Analisa and I spent about five or ten minutes at the hour-long protest. Again, there was probably 30 people there (mostly students, some adults), holding posters along the street. Some cars beeped their horns, but the protests was pretty quiet. Analisa and I then walked back to our dorms, discussing whether or not we thought the protest really furthered peace. In my opinion, it did not necessarily do anything to resolve the conflict. How is holding signs in the front of Notre Dame's campus going to encourage resolution? In a sense, it may even demoralize our troops overseas by suggesting that their nation's citizens do not support them. I'm not sure what to think of the protest. It was an interesting experience through which I was able to evaluate the application of peace to an ND-organized event. Will it make a difference? Maybe it will.

Just as an aside, I have a poster that the protesters made. I will bring it to class on Tuesday, and you all can see what you think.

Lolli said...

For the peace blog this week, I tried not to engage in any violent media for not just one day, but for the entire week. I have been waiting to do this specific peace blog challenge until I had a week that was not extremely busy. If I was not really swamped with schoolwork and other activities, I thought it would be more of a challenge because I would actually have time to watch some television and look at other types of media. I started this idea one week ago on Sunday and I have ended my challenge today. I was able to successfully refrain from engaging in any violent media until Thursday night when I watched a documentary about the civil war in El Salvador for my group presentation for our peace studies class! My group and I were going to meet on Friday to discuss the movie, and it was very violent because it showed devastating scenes from the civil war in the country that lasted from 1980 until 1992.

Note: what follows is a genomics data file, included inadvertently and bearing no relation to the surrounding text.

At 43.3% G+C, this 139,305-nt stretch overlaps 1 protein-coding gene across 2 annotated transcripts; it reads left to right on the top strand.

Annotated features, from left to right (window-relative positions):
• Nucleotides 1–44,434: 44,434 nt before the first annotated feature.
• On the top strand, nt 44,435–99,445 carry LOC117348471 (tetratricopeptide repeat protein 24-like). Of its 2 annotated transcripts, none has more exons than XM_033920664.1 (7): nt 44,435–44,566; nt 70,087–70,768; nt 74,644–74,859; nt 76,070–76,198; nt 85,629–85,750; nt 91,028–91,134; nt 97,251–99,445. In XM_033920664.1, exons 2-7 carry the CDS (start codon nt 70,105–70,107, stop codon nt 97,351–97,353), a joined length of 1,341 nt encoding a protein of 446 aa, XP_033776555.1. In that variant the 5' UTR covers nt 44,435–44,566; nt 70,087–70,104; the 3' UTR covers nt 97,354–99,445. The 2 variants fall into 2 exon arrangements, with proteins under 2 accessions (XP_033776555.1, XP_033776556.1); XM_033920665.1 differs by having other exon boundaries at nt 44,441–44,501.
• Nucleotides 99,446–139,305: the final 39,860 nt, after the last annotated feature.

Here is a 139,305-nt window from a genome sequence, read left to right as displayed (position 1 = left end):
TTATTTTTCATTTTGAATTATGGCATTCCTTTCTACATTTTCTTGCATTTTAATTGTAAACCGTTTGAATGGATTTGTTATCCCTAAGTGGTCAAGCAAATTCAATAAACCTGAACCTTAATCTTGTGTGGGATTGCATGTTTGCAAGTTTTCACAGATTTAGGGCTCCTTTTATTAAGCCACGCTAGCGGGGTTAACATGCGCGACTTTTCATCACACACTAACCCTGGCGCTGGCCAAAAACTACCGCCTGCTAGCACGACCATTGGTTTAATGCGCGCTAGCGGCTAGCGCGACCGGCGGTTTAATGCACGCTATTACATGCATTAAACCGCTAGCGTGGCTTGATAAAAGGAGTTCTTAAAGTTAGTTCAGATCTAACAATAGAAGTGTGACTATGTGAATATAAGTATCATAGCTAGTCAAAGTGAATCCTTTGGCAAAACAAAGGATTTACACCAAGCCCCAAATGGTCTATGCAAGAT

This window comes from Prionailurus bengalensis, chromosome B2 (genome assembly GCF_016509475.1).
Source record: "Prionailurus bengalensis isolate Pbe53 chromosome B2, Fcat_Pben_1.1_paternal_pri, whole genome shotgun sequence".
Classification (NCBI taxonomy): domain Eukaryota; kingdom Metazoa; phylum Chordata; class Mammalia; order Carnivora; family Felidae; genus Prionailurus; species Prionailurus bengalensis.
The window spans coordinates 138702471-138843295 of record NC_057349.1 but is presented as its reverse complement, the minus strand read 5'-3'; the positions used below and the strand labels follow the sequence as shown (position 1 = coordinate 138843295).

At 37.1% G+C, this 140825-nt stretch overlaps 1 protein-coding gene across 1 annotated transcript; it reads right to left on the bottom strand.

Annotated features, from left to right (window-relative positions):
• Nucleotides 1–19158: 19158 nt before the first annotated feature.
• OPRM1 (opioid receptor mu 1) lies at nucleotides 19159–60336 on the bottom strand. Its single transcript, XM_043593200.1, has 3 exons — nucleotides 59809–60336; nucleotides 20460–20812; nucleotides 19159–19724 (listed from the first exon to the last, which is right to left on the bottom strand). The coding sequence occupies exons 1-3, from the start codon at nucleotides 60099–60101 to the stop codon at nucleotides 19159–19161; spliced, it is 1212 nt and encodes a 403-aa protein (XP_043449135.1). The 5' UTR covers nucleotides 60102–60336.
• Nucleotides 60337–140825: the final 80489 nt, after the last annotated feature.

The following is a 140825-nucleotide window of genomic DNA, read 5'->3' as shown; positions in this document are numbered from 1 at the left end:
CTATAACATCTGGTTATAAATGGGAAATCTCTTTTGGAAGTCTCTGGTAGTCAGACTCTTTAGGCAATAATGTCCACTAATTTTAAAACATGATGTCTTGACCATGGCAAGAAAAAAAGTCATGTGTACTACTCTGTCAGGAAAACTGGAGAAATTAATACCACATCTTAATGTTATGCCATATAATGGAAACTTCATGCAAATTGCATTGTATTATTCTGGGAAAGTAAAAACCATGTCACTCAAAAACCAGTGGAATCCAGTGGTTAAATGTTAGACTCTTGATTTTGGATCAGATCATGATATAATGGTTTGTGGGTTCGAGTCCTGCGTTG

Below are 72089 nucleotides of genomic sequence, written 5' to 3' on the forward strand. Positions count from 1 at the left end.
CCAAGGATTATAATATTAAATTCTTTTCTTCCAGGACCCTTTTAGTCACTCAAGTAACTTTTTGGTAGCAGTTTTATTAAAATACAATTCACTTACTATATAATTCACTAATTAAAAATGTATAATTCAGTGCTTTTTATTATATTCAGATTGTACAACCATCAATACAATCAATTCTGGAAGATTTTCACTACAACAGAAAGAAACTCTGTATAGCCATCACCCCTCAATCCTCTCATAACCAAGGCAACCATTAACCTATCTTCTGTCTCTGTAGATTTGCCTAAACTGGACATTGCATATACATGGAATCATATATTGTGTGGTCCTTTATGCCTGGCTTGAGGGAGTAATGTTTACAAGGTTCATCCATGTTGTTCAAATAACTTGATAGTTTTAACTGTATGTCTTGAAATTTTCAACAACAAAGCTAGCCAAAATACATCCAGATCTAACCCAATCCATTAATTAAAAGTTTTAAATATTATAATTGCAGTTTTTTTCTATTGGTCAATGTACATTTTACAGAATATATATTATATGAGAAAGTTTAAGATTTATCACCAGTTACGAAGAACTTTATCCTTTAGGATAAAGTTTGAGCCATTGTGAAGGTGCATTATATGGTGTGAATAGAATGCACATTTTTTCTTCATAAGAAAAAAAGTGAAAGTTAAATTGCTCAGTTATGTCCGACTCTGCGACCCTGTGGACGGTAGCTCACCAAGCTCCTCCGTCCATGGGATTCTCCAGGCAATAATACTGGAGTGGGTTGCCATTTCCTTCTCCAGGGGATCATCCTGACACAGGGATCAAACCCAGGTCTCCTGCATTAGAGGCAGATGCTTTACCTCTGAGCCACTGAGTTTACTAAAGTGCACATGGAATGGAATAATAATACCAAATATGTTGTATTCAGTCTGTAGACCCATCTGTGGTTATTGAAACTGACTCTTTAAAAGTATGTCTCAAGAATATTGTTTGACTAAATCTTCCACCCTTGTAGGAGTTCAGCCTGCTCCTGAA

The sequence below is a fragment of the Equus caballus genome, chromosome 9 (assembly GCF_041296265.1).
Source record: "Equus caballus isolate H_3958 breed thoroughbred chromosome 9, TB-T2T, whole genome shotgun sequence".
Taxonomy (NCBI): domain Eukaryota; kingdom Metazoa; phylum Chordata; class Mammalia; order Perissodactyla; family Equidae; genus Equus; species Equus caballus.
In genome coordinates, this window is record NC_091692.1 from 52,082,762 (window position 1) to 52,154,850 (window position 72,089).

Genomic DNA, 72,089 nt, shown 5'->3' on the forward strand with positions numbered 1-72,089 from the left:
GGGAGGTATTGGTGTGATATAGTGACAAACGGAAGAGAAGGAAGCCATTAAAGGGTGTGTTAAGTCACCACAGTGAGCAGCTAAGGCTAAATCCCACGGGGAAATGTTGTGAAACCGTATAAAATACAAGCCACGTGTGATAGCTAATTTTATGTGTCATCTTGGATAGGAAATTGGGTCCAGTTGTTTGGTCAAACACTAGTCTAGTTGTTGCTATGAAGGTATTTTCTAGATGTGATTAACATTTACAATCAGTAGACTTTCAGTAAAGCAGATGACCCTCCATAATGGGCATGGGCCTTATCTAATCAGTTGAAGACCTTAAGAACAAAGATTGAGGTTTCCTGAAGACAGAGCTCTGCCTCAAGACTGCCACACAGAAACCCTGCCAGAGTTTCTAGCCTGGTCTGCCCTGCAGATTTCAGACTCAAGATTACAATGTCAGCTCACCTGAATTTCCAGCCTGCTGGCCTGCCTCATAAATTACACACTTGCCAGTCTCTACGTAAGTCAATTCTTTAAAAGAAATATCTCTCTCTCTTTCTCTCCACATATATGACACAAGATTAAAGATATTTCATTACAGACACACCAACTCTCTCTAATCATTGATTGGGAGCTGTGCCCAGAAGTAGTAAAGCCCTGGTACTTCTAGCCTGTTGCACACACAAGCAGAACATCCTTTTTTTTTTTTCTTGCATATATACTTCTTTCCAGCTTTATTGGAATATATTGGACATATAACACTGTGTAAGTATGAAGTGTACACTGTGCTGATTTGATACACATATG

With the exception of watching this documentary, I was able to stay away from violent media for a week. When I first thought about this peace blog idea, I really did not think that it would be that difficult to accomplish, but the media has such a profound role in our society and the world today, that it is actually a very challenging task. Freshman year, I took a class about children and socialization, and we focused primarily on how the media affects children. The statistics about how many violent images children see per week on an average basis was absolutely astonishing. From violent television shows to video games to movies, the numbers were extremely high. I think for children more than for adults, trying to refrain from engaging in violent media is more important because they are at a critical age of development.

I feel the media deeply affects our world today and has a profound impact upon our culture and our perceptions about many different things. If violence is constantly shown in the media, I think peace as a concept and peace building as a process are once again undermined. If the media promoted peace as much as they show violence, I truly believe that perceptions about peace would be profoundly different. Everyone should try not to engage in violent media for a day to understand how often we are exposed to violent images and ideas on a daily basis.

Mike Jones said...

For this peace blog, I will update on my previous blog and also recount a story that happened a few months ago in reference to an old friend.